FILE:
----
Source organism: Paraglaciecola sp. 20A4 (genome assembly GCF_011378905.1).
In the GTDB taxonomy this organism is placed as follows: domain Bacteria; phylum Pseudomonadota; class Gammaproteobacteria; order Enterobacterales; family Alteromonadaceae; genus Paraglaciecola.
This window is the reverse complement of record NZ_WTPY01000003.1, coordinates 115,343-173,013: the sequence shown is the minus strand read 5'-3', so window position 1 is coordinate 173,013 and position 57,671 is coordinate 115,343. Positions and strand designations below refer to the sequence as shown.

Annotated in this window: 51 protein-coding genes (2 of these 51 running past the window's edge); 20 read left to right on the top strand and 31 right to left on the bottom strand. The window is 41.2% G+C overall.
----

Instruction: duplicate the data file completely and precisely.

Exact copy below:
Source organism: Paraglaciecola sp. 20A4 (genome assembly GCF_011378905.1).
In the GTDB taxonomy this organism is placed as follows: domain Bacteria; phylum Pseudomonadota; class Gammaproteobacteria; order Enterobacterales; family Alteromonadaceae; genus Paraglaciecola.
This window is the reverse complement of record NZ_WTPY01000003.1, coordinates 115,343-173,013: the sequence shown is the minus strand read 5'-3', so window position 1 is coordinate 173,013 and position 57,671 is coordinate 115,343. Positions and strand designations below refer to the sequence as shown.

Annotated in this window: 51 protein-coding genes (2 of these 51 running past the window's edge); 20 read left to right on the top strand and 31 right to left on the bottom strand. The window is 41.2% G+C overall.